STEVE INSKEEP, HOST:
Excitement is building towards Super Bowl Sunday when the Giants play the Patriots in Indianapolis. But commentator Frank Deford says the really important moment in football is actually happening today.
FRANK DEFORD, BYLINE: Well, here we are starting February with the single most important day in sports upon us. No, of course I don't mean a silly little thing like Super Bowl Sunday. But today, the first Wednesday of the second month is by some sort of what, pagan lunar calendar? Officially decreed National Signing Day, when all over America high school seniors can officially plight their troth to a college football program.
Basketball has its National Signing Day in November. But especially in the South, for grown-up college football zealots, today is National Regression Day - like going back to being a kid anticipating Christmas again. Who will Santa bring to my alma mater's team?
Now, of course, some of the top recruits - the so-called four-star and five-star prospects - have already announced where they will be, uh, matriculating. Several of them chose the Under Armour High School All-American Game of a few weeks ago to declare their roster of choice. That is an invitation game played between two sides known as - now, let me say this slowly now - Team Blur and Team Highlight. The game is shown nationally on ESPN, so it's a top priority place to get good exposure for your declaration.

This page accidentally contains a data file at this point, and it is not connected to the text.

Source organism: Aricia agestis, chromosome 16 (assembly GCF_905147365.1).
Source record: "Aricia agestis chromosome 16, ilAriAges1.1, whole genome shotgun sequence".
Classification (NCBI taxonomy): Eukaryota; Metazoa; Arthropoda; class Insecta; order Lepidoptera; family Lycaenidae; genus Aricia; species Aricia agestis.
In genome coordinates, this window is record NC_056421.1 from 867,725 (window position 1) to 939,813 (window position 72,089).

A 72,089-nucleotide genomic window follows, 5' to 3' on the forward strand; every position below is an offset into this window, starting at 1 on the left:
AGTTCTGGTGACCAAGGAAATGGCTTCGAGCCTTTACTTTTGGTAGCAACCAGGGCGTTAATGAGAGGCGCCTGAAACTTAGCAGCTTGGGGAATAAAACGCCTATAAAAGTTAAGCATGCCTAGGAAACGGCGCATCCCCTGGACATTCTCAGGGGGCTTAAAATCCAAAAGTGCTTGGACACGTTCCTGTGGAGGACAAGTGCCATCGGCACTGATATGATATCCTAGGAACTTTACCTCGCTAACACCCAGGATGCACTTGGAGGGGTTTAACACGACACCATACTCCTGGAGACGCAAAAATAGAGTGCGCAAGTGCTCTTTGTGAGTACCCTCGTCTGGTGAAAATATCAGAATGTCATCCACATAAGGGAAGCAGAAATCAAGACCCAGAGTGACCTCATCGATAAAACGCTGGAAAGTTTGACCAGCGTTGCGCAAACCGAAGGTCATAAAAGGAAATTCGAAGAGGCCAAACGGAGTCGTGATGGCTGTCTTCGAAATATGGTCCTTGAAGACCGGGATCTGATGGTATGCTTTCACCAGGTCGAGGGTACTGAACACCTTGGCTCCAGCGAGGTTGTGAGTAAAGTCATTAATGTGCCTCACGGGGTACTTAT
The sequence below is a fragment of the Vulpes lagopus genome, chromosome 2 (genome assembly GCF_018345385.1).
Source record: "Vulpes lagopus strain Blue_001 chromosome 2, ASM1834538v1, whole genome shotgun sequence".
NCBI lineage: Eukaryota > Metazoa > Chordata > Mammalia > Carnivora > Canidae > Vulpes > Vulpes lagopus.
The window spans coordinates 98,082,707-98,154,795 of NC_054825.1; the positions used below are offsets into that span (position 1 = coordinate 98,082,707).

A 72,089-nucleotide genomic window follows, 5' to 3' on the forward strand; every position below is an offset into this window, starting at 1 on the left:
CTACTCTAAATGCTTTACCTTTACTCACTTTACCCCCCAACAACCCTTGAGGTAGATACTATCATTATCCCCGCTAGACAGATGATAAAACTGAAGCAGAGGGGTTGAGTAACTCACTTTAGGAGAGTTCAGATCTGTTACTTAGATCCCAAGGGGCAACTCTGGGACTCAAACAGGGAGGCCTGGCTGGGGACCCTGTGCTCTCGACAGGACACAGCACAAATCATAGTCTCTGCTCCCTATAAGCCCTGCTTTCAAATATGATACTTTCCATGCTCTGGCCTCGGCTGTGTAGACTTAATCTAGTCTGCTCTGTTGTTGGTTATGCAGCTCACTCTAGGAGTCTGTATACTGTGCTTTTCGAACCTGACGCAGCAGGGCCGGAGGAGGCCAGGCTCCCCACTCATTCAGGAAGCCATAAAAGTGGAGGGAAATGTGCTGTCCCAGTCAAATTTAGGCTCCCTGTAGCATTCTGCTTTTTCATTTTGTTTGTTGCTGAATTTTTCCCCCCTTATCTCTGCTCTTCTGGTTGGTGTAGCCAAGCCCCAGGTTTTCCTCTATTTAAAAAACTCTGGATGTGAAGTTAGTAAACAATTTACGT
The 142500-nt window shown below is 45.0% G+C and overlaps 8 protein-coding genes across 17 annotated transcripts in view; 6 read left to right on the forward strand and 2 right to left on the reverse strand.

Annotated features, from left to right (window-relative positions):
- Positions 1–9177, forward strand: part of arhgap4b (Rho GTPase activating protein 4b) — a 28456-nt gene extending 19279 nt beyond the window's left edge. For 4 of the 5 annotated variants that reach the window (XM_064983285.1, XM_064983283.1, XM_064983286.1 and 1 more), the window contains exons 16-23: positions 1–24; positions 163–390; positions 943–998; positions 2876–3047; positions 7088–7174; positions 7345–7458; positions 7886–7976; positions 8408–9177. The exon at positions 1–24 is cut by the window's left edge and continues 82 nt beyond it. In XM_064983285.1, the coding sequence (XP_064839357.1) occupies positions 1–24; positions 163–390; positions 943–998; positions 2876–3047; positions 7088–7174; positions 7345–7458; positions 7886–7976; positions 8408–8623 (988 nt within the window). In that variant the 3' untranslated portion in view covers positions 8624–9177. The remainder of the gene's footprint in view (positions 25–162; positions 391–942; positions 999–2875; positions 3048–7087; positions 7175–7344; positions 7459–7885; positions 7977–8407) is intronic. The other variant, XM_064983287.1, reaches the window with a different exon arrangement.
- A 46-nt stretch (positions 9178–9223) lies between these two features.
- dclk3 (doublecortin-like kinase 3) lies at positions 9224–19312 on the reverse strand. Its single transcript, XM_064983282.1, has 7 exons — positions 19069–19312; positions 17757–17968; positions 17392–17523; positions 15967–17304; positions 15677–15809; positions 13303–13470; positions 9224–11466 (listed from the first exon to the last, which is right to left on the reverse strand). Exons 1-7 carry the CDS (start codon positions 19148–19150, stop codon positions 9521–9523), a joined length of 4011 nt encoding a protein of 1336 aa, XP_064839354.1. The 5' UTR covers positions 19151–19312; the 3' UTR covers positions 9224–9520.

The highlight this year or maybe it was the blur was one player, ranked seventh best in all the land, who went on ESPN to announce that he was going to Alabama. While, right next to him, his mother sat scowling and later declared: LSU Tigers, number one, go Tigers. Since verbal commitments don't count, maybe Mom will have swayed him from Tuscaloosa to Baton Rouge by the time he can sign that official letter of intent today. Anyway, either way, more face time.
Guaranteed, as at the NFL and NBA drafts when the selected choices have baseball caps of their new teams plunked on their heads, all the players who publicly announce their decisions today will surely do so by putting on the cap of their new school. This, of course, also happens now when teams wins championships. Break out the baseball caps.
Putting on a baseball cap to make a statement has become such the fashion that I fully expect, on the night of this coming November 6th, either Barack Obama or the Republican candidate will greet victory, not with a speech, but simply by appearing in public and putting on a baseball cap that says: President.
INSKEEP: Frank Deford puts on his commentator's cap every Wednesday from member station WSHU in Fairfield, Connecticut.
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